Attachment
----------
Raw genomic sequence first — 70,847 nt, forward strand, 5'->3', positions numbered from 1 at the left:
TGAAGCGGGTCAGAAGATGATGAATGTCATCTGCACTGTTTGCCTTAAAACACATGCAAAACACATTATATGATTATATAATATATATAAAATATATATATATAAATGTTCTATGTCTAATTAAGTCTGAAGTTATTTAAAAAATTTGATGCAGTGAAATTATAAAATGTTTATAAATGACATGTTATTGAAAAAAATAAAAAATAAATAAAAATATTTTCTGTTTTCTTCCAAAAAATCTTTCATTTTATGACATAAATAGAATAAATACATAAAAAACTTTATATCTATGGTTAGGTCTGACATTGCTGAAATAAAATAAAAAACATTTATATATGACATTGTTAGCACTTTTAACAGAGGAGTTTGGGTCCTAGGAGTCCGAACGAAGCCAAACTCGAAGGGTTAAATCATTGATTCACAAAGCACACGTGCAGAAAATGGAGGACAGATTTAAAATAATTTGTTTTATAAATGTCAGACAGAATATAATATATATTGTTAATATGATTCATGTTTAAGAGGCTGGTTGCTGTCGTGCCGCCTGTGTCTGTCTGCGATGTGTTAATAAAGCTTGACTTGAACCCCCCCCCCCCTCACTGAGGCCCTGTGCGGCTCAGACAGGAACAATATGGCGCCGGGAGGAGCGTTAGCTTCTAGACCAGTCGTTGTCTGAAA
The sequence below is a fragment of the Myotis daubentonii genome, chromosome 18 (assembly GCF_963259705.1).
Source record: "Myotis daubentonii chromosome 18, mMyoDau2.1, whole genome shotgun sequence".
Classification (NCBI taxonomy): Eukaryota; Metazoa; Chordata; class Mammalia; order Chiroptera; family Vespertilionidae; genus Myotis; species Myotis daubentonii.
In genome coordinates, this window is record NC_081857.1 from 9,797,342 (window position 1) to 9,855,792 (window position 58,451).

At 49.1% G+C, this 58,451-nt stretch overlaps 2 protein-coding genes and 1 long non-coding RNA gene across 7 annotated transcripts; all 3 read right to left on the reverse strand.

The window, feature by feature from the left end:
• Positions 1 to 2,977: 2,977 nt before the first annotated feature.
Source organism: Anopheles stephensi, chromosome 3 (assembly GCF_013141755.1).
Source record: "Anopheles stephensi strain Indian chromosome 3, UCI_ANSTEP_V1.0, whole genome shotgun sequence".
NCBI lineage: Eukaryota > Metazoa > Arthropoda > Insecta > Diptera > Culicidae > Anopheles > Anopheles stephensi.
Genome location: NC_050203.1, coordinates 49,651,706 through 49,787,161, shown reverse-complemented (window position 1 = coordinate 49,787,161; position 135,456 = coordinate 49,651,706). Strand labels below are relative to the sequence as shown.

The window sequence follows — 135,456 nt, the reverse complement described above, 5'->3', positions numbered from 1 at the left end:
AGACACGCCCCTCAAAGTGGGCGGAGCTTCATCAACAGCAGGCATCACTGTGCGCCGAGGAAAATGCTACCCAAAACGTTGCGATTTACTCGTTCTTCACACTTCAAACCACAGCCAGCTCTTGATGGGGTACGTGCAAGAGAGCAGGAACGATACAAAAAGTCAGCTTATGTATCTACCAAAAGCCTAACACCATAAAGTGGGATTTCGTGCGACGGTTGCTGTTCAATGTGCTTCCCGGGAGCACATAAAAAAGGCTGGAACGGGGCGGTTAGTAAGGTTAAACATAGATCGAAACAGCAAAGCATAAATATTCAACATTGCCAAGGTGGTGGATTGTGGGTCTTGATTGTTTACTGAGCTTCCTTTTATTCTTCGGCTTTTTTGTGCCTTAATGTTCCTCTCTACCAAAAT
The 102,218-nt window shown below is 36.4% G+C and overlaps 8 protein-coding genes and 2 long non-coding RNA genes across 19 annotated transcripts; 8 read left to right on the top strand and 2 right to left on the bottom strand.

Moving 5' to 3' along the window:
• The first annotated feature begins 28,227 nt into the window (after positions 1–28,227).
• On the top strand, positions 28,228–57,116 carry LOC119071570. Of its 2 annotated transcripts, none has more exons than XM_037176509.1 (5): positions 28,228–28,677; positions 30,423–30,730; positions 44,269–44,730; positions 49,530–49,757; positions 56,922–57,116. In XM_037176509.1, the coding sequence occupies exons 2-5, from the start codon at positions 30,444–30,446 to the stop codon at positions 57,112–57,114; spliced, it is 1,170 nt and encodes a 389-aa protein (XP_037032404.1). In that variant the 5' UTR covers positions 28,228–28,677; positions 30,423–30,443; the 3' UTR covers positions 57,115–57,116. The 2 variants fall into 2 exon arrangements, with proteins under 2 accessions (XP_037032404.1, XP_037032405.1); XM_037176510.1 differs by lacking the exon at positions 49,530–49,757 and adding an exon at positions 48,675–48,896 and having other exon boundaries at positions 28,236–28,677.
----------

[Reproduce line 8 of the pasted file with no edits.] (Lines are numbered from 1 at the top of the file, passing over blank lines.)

The window, feature by feature from the left end: